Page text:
Goofiness level: 4 actually this game has a pretty convoluted plot so it was difficult to condense it all without missing out important details, but more importantly it's noticeably goofier.

 

Tales: After botching another attempt to destroy LeChuck, Threepwood accidentally turns him human and apparently decent, instead. But before he can get a hold of the facts, he's stranded on Flotsam Island, a place where the winds make it impossible to escape, and manages to unleash a LeChuck-themed disease on himself and the Carribean. He discovers from the Voodoo Lady, someone who had helped him several times before, that only a giant sea sponge can heal the pox, and after fixing the problem with the winds goes on a quest to find it. Along the way, he's swallowed by a giant manatee, reunites with an apparently reformed LeChuck, and is chased by a french scientist intent on studying him to try to use the pox to discover the secret of life, and encounters Morgan LeFlay, a conflicted bounty hunter and admire of Threepwood. His trials lead him back to Flotsam, where he narrowly avoids conviction in court for the trouble he's caused, but at a critical moment, after discovering the Voodoo Lady's own motives might not be pure, LeChuck reveals his true motives and kills Threepwood. To win the day, he must travel the underworld, return to life and defeat LeChuck once more, with the help of those he met along the way.

 

Goofiness level: 3.5 - this is also quite a wacky convoluted plot, but I'm giving it a bit lower goofiness rating because its wackiness still feels like it is grounded in the context of a pirate adventure to me, where a lot of 4's wackiness seems to come completely out of left field. I suppose you could say the same about MI2's twist, but in that it was mainly a bit at the end, and was left very ambiguous. Also because it's episodic, it's not suprising that Tale's plot has a lot of twists and turns in it.

Edited by KestrelPi
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  • Cool to see some dialog, but still little idea of what is meant by 'reactive dialog trees'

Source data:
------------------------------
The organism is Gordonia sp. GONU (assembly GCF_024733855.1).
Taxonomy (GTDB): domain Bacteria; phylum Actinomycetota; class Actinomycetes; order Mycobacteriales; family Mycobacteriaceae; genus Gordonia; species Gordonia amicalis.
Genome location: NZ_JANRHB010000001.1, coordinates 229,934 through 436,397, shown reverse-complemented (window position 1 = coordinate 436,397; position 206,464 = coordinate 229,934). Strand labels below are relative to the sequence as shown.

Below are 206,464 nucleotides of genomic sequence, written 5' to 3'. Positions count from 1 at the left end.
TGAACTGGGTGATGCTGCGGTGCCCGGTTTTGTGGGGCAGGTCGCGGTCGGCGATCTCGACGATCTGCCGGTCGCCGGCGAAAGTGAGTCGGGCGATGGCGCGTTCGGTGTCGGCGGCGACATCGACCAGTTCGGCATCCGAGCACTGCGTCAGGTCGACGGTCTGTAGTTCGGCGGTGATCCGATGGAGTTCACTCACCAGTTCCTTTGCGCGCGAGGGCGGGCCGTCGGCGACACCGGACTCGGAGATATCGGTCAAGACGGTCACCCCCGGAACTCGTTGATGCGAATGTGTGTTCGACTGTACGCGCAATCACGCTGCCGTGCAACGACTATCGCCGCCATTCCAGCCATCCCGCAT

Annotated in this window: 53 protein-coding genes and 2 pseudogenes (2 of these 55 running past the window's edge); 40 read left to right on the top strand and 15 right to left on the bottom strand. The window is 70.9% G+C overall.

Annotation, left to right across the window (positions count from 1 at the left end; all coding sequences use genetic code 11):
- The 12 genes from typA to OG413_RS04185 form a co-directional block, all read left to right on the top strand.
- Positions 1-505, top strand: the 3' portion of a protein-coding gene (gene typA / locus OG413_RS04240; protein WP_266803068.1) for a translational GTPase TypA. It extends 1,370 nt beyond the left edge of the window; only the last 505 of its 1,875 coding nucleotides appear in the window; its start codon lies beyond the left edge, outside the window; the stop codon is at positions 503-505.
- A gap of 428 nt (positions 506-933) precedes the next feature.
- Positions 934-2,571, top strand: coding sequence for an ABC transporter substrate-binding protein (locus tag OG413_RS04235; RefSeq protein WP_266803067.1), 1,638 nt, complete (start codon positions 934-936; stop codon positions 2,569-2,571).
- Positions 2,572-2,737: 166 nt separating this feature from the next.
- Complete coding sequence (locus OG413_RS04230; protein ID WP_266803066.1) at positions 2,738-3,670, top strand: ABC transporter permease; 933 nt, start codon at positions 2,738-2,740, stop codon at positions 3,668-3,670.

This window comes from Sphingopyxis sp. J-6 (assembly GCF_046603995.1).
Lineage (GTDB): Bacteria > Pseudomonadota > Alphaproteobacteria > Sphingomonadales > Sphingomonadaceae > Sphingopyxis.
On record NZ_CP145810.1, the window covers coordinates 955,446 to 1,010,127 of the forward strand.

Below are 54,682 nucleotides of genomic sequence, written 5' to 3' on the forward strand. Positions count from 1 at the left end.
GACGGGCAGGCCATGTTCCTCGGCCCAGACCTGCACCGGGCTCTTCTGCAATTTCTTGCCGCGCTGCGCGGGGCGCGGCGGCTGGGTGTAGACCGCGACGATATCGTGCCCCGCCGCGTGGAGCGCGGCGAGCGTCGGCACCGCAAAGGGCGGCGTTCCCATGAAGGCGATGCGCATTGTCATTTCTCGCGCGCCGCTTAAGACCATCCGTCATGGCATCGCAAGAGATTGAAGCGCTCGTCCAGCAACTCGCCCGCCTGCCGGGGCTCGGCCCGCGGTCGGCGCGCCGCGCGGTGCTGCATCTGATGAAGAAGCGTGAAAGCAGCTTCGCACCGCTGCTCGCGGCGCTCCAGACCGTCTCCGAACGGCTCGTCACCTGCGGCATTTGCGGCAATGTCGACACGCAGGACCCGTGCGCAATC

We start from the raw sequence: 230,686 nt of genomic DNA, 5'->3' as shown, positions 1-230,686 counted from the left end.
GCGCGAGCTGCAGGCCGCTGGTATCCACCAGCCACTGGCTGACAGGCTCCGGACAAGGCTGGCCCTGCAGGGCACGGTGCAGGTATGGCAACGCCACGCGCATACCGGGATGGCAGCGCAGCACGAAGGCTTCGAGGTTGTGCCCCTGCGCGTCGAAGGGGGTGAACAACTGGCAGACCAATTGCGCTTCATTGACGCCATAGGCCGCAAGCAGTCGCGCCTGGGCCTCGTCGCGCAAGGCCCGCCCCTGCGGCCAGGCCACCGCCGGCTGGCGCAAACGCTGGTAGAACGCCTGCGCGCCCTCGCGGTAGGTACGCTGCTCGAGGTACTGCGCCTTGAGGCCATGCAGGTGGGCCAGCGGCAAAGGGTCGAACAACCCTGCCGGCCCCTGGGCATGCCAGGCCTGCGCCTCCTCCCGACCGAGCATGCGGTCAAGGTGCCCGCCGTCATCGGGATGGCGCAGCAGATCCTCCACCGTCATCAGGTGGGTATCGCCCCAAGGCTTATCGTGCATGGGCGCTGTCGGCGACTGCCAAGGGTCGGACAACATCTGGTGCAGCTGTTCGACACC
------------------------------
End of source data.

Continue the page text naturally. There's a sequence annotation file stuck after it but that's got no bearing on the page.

• Nice to see those skulls back on the dialog options
  • Nice little dynamic music transition. I might well be wrong, but feeling a little bit of a Bajakian flavour for Brrr Muda?
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I like the zoom-in effect inside the courthouse. I was a bit concerned because everything in the trailer was really big and zoomed in. It seems like the camera shifts to match the situation. 

 

Edit: the emotion of the judge really comes across, the characters look really vibrant in action. 

Edited by neoncolor8
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1 minute ago, KestrelPi said:

Cool to see some dialog, but still little idea of what is meant by 'reactive dialog trees'

I think this is a case where people are putting too much weight and expectation on a word in an interview. 

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25 minutes ago, neoncolor8 said:

I like the zoom-in effect inside the courthouse. I was a bit concerned because everything in the trailer was really big and zoomed in. It seems like the camera shifts to match the situation. 

 

I had hoped for zooms; they did wonders for the Book of Unwritten Tales backgrounds.

 

That along with the music and the ice formations really makes the scene here. The central building (town hall?) and its icicles look like they're formed by the storm, and that's just incredible.

 

We still have animals in every scene, it's just that on Brr Muda, they're all frozen. 🥶

 

 

Edited by Vainamoinen
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The walking up stairs animation is blowing my mind a little. Idk why they took the time to make his steps actually match each stair, but they did! Actually is this the first stair-walking animation? I feel like previous games would have just had guybrush walk diagonally upwards with stairs.

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10 minutes ago, Jake said:

I think this is a case where people are putting too much weight and expectation on a word in an interview. 

Hmm, I didn't get it from an interview though - the phrase is used twice on the website, too. Once when you talk to Stan and once in the overview screen. I've got to imagine it means SOMEthing more than 'the game has dialog trees', otherwise why would they keep saying it?

Edited by KestrelPi
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Very nice! Can definitely tell that this is going to feel like the original games.

 

- iMuse-esque transition was lovely! Can already tell that the soundtrack is going to be a highlight.

- Background motion and details are crazy! The snow, the flags, the parallax, the first time we've seen snow in a Monkey Island game (bar Monkey Mountain). Not even Curse's world felt this alive.

- Dom hasn't lost his touch one bit.

- Great to see the dialogue trees working as we remember them. Perhaps "reactive" dialogue trees mean that some of them will be on a timer ala. The Walking Dead. That'd be a first for the MI games.

- Not really in love with the first judge's talking animation with the wobbly, distorted head, but the second "ORDER IN THE COURT" animation was spot on.

- There appears to be lip sync!

- The voice actor of the judge... I wonder if he'll also be LeChuck's voice actor...

Edited by fentongames
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3 minutes ago, Vainamoinen said:

 

- the judge ... I wonder if he's also LeChuck ... 😊